The COVID-19 crisis has hit employers hard this week with shutdowns and quarantines sweeping the country.  In this newsletter, we lay out various options that employers can consider for their workforce if they need to slow down or close due to COVID-19.

Working from Home

Remote work is a good option for office-based companies who close their physical offices during the COVID-19 outbreak.  We have work-from-home policy templates for any clients who might need them.  Please contact us if you would like to adopt a work-from-home policy.

Reduced Hours

Another option, short of laying off employees, is to reduce employees’ hours.  Reduced hours are straightforward for hourly employees.  Hourly employees can be paid for hours actually worked on their reduced schedule. 

For salaried/exempt employees, employers must pay the employee their full salary if they work any hours at all in a given week.  If you need to furlough salaried employees for a period of time, this should be done on a workweek basis, and you should ensure that the employee does not do any work (including checking email) for the entire week.

Employers can also formally lower a salaried employee’s salary or convert exempt employees to a part-time schedule (for example, 60% hours for 60% pay) or convert exempt employees to hourly employees.  These changes should be clearly communicated and documented in accordance with state laws to avoid any questions of unpaid wages down the road.

Layoffs and Unemployment

Many businesses will need to lay off employees and rely on unemployment to get through this crisis.  Employers have a number of options they can consider for layoffs, partial layoffs, and unemployment:

  1. Permanent layoff and unemployment. Terminated employees can apply for unemployment.  When laying off employees, be sure to pay any remaining earned wages and accrued, unused vacation or PTO.  Sick leave does not need to be paid out unless it is part of a combined PTO policy.  Be sure to give Massachusetts employees the required DUA form for terminated employees, available here.  Massachusetts DUA is currently processing claims in 21-28 days, so employers should encourage their terminated employees to apply for unemployment without delay.  Other states, utilize other forms, contact us if you need us to send you the required forms.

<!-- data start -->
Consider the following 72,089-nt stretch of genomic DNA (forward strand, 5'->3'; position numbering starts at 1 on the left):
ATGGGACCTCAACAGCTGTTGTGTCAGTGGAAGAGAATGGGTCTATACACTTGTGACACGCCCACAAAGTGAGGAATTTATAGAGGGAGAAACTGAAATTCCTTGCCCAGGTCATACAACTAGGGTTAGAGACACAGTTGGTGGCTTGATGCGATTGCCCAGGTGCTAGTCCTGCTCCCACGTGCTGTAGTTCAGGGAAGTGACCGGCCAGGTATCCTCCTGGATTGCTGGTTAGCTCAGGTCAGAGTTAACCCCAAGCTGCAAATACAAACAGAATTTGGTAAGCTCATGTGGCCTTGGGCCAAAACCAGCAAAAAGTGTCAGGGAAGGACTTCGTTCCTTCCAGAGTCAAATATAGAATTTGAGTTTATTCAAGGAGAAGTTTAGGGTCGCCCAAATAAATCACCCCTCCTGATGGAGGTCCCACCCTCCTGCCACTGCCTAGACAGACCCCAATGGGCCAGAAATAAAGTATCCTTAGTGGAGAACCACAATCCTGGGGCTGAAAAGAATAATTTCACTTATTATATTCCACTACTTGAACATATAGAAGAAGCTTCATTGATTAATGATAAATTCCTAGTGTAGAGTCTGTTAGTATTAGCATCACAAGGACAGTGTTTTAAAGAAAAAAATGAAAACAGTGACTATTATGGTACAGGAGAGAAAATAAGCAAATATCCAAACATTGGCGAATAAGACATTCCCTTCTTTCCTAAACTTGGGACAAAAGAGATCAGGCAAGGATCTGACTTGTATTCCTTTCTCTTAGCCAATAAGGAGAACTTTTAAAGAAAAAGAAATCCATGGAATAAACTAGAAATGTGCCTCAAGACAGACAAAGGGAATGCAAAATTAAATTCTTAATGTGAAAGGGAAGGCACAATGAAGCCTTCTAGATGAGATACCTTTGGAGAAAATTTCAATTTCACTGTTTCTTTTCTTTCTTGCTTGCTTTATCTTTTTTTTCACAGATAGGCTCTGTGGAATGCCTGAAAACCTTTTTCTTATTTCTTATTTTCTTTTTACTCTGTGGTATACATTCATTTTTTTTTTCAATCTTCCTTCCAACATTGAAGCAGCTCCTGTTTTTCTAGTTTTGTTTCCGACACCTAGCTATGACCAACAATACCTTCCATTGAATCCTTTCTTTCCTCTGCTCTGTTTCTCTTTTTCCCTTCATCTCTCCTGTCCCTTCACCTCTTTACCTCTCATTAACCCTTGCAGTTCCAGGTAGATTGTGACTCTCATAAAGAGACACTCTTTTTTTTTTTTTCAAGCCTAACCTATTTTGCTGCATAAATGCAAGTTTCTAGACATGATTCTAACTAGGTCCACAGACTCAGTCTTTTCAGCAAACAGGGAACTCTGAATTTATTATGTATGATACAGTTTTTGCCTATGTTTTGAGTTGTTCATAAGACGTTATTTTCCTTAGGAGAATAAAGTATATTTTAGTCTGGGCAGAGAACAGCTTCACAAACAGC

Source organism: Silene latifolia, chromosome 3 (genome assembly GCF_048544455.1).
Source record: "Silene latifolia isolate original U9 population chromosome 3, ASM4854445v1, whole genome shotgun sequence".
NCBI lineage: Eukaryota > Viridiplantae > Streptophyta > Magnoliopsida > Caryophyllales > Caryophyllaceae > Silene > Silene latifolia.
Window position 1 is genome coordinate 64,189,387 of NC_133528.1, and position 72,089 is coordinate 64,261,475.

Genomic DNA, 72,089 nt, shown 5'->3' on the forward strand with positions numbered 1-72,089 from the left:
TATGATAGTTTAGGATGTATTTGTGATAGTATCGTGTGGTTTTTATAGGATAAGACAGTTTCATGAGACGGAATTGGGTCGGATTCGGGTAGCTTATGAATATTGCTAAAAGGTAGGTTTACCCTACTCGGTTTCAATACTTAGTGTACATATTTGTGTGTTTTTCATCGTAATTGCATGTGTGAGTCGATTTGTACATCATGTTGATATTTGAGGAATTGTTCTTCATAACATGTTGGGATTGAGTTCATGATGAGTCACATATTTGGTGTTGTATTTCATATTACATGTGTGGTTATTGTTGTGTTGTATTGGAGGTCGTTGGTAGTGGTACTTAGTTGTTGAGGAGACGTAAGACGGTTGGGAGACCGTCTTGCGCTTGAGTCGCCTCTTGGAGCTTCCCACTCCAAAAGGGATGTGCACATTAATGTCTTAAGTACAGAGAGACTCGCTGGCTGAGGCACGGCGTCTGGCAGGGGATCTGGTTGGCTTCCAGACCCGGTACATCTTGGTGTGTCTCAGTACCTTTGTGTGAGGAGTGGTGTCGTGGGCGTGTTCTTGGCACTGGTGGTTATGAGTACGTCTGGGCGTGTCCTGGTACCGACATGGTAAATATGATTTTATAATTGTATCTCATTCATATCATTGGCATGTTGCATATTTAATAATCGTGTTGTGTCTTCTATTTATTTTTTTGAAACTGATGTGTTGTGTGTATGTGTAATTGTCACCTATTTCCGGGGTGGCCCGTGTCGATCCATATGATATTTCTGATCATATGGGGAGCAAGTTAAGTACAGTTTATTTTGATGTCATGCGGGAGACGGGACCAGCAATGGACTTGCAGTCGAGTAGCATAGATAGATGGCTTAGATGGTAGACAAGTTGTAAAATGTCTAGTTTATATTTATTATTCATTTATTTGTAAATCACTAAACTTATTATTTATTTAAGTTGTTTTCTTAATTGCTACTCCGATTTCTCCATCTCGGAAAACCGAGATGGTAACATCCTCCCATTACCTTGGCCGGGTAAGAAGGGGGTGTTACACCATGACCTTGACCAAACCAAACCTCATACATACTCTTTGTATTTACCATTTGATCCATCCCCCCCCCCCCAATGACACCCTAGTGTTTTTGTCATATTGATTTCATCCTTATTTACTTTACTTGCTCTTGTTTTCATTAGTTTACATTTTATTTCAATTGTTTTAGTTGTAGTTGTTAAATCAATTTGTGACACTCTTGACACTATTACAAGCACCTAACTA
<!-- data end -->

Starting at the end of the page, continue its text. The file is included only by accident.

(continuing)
2. Emergency Expansion of Unemployment Benefits. The Massachusetts legislature is currently working on several emergency expansions to unemployment, including:
    • Emergency regulations to allow employees to go on unemployment if their employer is temporarily closed due to COVID-19. DUA has not yet released the details, but it is an option to consider for employers who need to temporarily close and plan to bring their employees back as soon as they can reopen.  
    • Waiving the one-week waiting period for unemployment benefits.
    • Making unemployment benefits available to workers who are quarantined or need to leave work permanently due to COVID-19.

These regulations have not been adopted yet, but we anticipate seeing these changes shortly.

  1. Unemployment and severance. Unemployment covers 50% of a worker’s wages, up to a weekly max of $823.  If employers wish to pay their employees something to bridge the gap, they can either pay employees a lump sum upfront or rolling severance payments.  In Massachusetts, severance payments ordinarily reduce/disqualify individuals from unemployment benefits unless employers require employees to sign a waiver in exchange for the severance.  A few other states offer a similar exemption. Many do not.  We have simple waiver forms that employers can use if needed.